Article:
And speaking of medicine…we have come a LONG WAY since Ritalin and Adderall. There are a ton of different medications out there that have helped a lot of people with ADHD. And please, for the love of everything holy, see a psychiatrist if you are going the medication route. Pediatricians are very smart people and often times wonderful physicians, but they are not specialists in psychotropic medication. When you have a heart problem do you set up appointments with your primary care physician? No! You want to see the cardiologist…get me the doctor with the specialized training!

There are two proven effective treatments for ADHD – medication and behavioral therapy (and the best results are when they happen simultaneously). Stimulants, when compared to other medications, are relatively safe and harmless. It seems ironic to me that the parents I meet who are most staunchly against medication for their child are also the ones who pump chemicals into their child’s body through sugary drinks and artificial foods, drink 75 oz. of coffee per day (caffeine’s a drug), and consume enormous amounts of sugars – but that’s a different blog.

4) Parents can help – Parents feel helpless a lot of times when their child is diagnosed with ADHD. They feel like the medication does its thing and that’s it…let’s pray it works. Parents, you can be proactive! Here is what you need to focus on. 9-5-2-1-0. 9 hours of sleep, 5 servings of fruits/vegetables, 2 hours or less of screen time (TV, tablets, phones, etc.), at least 1 hour of physical exercise, and 0 sugary drinks. What else can you do? Promote mindfulness – that means help them pay attention to details. Have them write down chores or tasks, ask them to detail their day (the more specific the better), and challenge them to use creative thinking whenever possible. Parents – you can help with this! Remember that your child’s brain is ever-changing, and you play a HUGE role in that change.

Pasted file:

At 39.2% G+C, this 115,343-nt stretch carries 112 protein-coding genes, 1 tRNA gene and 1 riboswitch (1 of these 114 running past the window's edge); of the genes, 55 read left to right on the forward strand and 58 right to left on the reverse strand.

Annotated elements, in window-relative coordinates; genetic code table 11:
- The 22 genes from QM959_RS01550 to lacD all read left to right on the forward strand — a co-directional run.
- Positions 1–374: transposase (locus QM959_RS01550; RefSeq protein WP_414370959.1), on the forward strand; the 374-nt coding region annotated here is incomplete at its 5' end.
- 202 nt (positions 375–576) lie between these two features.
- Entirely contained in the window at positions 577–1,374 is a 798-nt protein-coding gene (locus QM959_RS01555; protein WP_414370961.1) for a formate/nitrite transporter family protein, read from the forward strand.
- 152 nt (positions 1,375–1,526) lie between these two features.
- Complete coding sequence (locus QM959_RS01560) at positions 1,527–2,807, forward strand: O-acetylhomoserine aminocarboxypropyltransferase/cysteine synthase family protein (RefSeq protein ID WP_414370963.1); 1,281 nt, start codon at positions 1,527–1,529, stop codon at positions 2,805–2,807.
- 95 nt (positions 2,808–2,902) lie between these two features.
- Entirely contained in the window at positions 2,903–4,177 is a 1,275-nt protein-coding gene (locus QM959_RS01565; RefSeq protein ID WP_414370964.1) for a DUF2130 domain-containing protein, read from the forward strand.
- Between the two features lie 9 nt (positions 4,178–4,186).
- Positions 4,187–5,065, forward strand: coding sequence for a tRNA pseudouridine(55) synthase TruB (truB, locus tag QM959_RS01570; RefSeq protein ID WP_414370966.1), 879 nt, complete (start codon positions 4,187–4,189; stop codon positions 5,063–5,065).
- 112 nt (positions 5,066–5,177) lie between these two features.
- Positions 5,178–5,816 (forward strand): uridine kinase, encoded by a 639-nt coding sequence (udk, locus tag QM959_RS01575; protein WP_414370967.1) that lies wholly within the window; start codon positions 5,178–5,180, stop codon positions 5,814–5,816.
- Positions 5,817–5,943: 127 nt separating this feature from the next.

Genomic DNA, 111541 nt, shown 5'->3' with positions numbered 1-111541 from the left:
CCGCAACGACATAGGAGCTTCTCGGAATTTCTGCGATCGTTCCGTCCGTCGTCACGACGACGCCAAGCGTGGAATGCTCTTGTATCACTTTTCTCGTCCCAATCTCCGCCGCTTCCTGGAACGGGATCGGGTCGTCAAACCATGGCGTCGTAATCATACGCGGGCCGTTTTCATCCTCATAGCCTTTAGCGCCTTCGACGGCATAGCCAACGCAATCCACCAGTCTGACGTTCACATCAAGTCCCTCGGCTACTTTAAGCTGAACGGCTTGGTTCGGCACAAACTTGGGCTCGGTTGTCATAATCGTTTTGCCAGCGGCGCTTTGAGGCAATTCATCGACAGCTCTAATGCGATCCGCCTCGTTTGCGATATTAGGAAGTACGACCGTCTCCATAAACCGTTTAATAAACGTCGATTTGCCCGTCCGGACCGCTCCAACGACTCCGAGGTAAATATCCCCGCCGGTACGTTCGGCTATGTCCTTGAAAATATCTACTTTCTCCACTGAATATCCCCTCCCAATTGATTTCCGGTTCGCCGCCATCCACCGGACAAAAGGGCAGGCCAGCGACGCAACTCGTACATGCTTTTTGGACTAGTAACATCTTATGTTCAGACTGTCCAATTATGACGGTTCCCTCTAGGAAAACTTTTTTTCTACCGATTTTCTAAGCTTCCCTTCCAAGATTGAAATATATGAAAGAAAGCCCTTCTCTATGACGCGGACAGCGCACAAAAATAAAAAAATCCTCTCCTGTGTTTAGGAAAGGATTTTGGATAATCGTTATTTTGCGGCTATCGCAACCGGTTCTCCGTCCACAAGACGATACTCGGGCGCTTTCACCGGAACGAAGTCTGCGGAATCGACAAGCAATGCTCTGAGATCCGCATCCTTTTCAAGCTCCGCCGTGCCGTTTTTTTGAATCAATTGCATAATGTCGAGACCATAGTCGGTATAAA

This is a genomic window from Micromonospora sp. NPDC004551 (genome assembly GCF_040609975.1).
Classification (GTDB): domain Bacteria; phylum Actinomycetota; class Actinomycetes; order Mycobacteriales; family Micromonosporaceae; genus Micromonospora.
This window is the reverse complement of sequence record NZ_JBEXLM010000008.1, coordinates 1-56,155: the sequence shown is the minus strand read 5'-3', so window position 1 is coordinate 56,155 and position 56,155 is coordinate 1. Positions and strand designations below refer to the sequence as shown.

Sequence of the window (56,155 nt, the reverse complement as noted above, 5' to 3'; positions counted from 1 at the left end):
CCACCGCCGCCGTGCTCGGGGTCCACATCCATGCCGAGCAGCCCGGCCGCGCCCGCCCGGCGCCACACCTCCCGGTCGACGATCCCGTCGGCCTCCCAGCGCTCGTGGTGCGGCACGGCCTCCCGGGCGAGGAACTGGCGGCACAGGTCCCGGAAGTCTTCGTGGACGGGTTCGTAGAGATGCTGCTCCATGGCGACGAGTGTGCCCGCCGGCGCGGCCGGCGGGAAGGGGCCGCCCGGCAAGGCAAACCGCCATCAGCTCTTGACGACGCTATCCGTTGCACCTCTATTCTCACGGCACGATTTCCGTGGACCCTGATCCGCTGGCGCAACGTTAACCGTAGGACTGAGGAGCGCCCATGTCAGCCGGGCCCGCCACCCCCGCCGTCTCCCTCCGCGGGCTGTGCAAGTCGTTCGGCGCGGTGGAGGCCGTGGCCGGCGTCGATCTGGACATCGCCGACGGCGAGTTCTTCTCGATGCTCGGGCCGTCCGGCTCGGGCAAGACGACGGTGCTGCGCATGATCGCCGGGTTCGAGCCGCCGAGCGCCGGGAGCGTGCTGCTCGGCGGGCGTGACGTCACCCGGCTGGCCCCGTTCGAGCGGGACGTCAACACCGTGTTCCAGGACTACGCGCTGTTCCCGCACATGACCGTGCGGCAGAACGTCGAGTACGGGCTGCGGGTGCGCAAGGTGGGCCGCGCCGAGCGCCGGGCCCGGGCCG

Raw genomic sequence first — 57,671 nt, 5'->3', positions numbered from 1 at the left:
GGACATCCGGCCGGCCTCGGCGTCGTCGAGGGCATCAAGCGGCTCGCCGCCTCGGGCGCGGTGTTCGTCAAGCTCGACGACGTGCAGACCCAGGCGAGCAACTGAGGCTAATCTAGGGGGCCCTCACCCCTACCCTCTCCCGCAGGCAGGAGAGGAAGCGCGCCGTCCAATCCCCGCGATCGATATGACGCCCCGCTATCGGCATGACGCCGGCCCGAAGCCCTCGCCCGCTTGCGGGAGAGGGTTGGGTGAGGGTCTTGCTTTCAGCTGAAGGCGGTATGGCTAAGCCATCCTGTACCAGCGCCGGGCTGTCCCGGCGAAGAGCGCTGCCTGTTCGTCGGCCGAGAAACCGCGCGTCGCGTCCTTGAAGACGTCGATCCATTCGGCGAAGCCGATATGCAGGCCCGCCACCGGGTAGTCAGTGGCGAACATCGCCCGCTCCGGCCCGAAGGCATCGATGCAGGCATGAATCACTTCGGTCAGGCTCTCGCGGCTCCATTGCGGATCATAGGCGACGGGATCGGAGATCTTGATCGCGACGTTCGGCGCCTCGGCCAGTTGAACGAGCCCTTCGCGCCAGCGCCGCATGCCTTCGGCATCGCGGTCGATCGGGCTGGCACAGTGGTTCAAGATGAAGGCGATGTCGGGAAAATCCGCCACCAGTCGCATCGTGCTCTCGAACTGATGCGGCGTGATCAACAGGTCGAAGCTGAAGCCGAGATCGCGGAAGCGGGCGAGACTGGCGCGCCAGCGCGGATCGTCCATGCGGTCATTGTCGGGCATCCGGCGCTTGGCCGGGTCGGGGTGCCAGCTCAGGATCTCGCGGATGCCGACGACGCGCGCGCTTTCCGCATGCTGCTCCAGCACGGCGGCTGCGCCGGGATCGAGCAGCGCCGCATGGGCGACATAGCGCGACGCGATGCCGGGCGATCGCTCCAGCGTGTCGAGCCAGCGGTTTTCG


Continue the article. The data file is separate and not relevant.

5) The professionals just want to help – I am a therapist and a school counselor. I just want to help. Yes I get paid to provide mental health services to children so it seems I have a vested interest in having them diagnosed with something. I don’t get paid enough to carry out a conspiracy against the rest of the American people to have all children medicated and under mind control – give me a break. There aren’t secret meetings where we discuss how we can best lie to parents and trick them into believing our intricate web of deceit – grow up. I am a damn professional who cares about kids, and I want to help you. Almost every therapist I have worked with and known feels the same way…we want to help. Psychiatrists, psychologists, and pediatricians – they want to help too. We don’t all agree on everything, but we truly want the best for your child and your family. Is the best thing for your child medication? Maybe. I can’t say for sure because that’s your call. I can say that it’s irresponsible to not even consider it and check the facts. Even if you read Mr. Jag’s blog.

 

Thank you for reading and please feel free to comment below!

Comments

One thought on “The Truth About ADHD